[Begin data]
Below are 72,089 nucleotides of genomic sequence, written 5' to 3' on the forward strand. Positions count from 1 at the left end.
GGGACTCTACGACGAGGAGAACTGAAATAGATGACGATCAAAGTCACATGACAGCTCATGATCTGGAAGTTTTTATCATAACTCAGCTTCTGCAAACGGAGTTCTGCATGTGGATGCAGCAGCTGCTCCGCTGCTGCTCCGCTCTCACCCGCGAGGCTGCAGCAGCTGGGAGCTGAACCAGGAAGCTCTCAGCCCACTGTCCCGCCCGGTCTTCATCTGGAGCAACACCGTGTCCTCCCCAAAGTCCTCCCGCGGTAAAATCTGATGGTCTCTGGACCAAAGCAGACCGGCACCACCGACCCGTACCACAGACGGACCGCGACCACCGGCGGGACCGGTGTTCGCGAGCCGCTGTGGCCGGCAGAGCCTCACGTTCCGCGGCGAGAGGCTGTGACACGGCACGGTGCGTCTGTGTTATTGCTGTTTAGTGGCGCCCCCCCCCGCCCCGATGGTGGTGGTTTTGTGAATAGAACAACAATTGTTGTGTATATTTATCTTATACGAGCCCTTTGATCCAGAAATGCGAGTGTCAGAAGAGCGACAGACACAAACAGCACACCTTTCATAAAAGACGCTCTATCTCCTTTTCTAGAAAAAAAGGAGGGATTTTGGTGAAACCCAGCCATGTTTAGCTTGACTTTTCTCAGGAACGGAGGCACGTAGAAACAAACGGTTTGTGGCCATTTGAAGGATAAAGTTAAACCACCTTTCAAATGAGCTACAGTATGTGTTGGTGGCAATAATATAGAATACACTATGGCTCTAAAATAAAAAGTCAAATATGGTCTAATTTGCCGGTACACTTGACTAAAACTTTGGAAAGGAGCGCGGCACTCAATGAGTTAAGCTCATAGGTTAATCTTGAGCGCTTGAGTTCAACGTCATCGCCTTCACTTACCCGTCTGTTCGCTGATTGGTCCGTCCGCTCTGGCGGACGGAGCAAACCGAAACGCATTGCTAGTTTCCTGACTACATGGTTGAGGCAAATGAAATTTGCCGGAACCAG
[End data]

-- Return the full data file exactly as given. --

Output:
Below are 72,089 nucleotides of genomic sequence, written 5' to 3' on the forward strand. Positions count from 1 at the left end.
GGGACTCTACGACGAGGAGAACTGAAATAGATGACGATCAAAGTCACATGACAGCTCATGATCTGGAAGTTTTTATCATAACTCAGCTTCTGCAAACGGAGTTCTGCATGTGGATGCAGCAGCTGCTCCGCTGCTGCTCCGCTCTCACCCGCGAGGCTGCAGCAGCTGGGAGCTGAACCAGGAAGCTCTCAGCCCACTGTCCCGCCCGGTCTTCATCTGGAGCAACACCGTGTCCTCCCCAAAGTCCTCCCGCGGTAAAATCTGATGGTCTCTGGACCAAAGCAGACCGGCACCACCGACCCGTACCACAGACGGACCGCGACCACCGGCGGGACCGGTGTTCGCGAGCCGCTGTGGCCGGCAGAGCCTCACGTTCCGCGGCGAGAGGCTGTGACACGGCACGGTGCGTCTGTGTTATTGCTGTTTAGTGGCGCCCCCCCCCGCCCCGATGGTGGTGGTTTTGTGAATAGAACAACAATTGTTGTGTATATTTATCTTATACGAGCCCTTTGATCCAGAAATGCGAGTGTCAGAAGAGCGACAGACACAAACAGCACACCTTTCATAAAAGACGCTCTATCTCCTTTTCTAGAAAAAAAGGAGGGATTTTGGTGAAACCCAGCCATGTTTAGCTTGACTTTTCTCAGGAACGGAGGCACGTAGAAACAAACGGTTTGTGGCCATTTGAAGGATAAAGTTAAACCACCTTTCAAATGAGCTACAGTATGTGTTGGTGGCAATAATATAGAATACACTATGGCTCTAAAATAAAAAGTCAAATATGGTCTAATTTGCCGGTACACTTGACTAAAACTTTGGAAAGGAGCGCGGCACTCAATGAGTTAAGCTCATAGGTTAATCTTGAGCGCTTGAGTTCAACGTCATCGCCTTCACTTACCCGTCTGTTCGCTGATTGGTCCGTCCGCTCTGGCGGACGGAGCAAACCGAAACGCATTGCTAGTTTCCTGACTACATGGTTGAGGCAAATGAAATTTGCCGGAACCAG